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Periodical article Periodical article Leiden University catalogue Leiden University catalogue WorldCat catalogue WorldCat
Title:Reflections on legitimation and pedagogy in the 'Islamic revolutions' of West Africa on the frontiers of the Islamic world
Author:Robinson, DavidISNI
Year:2015
Periodical:Journal of West African History (ISSN 2327-1876)
Volume:1
Issue:1
Pages:119-132
Language:English
Geographic term:West Africa
Subjects:Islamization
jihads
Islamic movements
literature
1700-1799
1800-1899
Link:https://www.jstor.org/stable/10.14321/jwestafrihist.1.1.0119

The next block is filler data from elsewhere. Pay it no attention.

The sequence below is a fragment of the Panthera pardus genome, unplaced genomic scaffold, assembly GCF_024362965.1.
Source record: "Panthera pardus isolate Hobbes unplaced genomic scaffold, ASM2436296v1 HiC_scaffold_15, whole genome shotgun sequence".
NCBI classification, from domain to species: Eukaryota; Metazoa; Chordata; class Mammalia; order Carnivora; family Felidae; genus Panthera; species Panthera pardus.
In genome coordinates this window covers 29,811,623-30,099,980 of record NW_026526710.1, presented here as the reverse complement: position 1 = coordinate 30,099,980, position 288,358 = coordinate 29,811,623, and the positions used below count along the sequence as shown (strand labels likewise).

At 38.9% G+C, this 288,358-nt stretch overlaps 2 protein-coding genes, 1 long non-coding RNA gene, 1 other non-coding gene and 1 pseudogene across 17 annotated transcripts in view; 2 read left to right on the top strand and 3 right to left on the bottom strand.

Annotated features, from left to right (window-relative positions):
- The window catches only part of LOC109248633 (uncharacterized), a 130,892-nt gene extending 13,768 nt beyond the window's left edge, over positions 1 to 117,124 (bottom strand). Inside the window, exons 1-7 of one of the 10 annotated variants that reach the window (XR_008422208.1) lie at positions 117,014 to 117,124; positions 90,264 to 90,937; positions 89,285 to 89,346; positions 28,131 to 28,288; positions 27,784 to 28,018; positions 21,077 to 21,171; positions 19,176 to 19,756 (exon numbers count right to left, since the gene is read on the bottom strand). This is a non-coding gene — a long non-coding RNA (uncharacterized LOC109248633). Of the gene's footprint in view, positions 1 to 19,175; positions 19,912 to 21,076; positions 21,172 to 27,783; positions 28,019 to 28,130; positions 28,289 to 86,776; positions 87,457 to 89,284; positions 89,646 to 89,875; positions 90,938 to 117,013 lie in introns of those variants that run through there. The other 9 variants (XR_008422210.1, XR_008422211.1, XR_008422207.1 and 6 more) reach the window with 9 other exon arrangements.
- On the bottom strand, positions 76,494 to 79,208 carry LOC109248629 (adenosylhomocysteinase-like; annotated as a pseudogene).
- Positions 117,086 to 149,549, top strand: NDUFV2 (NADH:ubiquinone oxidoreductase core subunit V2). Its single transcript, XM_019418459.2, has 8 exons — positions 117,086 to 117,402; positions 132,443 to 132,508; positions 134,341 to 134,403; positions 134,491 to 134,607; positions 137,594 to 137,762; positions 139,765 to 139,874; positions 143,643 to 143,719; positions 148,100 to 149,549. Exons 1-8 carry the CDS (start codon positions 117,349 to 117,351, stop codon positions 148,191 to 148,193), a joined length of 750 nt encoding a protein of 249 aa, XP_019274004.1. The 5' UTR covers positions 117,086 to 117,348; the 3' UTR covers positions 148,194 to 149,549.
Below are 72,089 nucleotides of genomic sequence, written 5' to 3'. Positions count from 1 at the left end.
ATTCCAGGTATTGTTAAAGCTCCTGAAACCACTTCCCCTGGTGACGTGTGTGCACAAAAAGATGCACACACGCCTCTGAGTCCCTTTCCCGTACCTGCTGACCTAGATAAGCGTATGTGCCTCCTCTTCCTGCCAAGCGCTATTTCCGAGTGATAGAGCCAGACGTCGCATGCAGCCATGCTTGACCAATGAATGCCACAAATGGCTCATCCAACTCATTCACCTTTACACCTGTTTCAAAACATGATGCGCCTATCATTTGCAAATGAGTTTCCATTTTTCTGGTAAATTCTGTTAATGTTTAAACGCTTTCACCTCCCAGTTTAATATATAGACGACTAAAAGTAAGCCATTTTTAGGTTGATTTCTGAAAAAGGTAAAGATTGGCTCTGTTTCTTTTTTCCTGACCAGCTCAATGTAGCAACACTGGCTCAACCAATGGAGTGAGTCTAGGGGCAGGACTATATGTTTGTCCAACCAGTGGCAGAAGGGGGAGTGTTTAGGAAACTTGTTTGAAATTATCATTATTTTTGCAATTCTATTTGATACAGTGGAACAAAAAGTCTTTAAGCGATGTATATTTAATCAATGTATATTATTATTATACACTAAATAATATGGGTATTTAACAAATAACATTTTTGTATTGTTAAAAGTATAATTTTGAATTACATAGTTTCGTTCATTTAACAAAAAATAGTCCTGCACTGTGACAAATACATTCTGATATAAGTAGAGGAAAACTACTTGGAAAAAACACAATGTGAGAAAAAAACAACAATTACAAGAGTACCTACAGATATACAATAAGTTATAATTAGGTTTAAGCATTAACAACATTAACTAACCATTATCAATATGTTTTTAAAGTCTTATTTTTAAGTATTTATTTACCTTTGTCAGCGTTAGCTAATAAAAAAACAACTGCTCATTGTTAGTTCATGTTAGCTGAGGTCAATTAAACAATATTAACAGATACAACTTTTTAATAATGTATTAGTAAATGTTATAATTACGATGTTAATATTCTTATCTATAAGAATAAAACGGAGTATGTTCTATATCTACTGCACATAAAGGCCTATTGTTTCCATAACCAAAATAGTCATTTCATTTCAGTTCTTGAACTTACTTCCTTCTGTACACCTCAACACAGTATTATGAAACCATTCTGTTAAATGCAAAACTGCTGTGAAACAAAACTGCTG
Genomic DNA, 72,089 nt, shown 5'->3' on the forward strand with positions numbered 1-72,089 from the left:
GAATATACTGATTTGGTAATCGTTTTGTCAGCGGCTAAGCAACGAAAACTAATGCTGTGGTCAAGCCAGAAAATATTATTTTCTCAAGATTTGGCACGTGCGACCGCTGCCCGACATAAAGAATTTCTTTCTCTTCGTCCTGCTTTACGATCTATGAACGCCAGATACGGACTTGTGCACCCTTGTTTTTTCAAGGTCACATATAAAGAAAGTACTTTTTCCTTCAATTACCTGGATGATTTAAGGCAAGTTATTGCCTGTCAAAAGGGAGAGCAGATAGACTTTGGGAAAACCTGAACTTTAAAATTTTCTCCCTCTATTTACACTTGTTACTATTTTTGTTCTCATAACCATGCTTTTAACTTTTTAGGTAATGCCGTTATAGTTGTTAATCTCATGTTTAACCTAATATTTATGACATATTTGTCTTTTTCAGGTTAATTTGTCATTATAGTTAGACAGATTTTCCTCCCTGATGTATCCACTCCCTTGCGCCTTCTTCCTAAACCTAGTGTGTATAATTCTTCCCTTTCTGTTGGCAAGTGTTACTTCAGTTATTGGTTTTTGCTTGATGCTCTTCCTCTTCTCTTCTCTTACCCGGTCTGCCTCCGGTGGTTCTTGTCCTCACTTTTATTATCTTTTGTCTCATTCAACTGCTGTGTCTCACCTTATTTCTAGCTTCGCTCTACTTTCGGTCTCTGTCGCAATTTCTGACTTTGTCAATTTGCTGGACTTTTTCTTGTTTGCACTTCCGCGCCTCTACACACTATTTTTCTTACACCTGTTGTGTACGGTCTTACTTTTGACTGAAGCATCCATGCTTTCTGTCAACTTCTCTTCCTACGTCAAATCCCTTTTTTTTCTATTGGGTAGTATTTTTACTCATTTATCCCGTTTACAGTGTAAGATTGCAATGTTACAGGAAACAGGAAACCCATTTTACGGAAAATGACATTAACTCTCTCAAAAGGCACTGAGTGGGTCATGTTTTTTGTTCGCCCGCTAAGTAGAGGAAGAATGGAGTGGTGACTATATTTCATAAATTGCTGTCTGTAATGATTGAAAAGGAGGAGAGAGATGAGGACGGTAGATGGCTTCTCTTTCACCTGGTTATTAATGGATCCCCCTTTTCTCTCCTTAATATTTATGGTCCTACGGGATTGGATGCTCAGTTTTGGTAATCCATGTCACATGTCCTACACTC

Abstract:In an effort to create elements of comparability across reform movements at the frontiers of the Islamic world, this article examines issues of legitimation and pedagogy in the five widely reported movements of reform in the western and central Sudan in the eighteenth and nineteenth centuries. Among the three most intentional efforts to legitimate reform and jihad, the 'Muhammadan' form followed carefully by Uthman dan Fodio in Hausaland was the most successful and easily generalized. The author then turns to the issue of pedagogy and the development of vernacular literatures ('ajami') for the spread of Islam. The most widely developed were those of Sokoto, on the one hand, and Futa Jalon and, especially, Labe, on the other. These literatures of recitation enabled reformers to expand practice beyond the merchant and urban elites to reach the non- or less-literate people (e.g., slaves, women, and those in the rural areas generally) through recitation of poetry and narrative about Islam. At the end, the author suggests a possible alternative path to the creation of vernacular literature, in the marriage of griot skills to the use of Arabic. Notes, ref., sum. in English and French. [Journal abstract]
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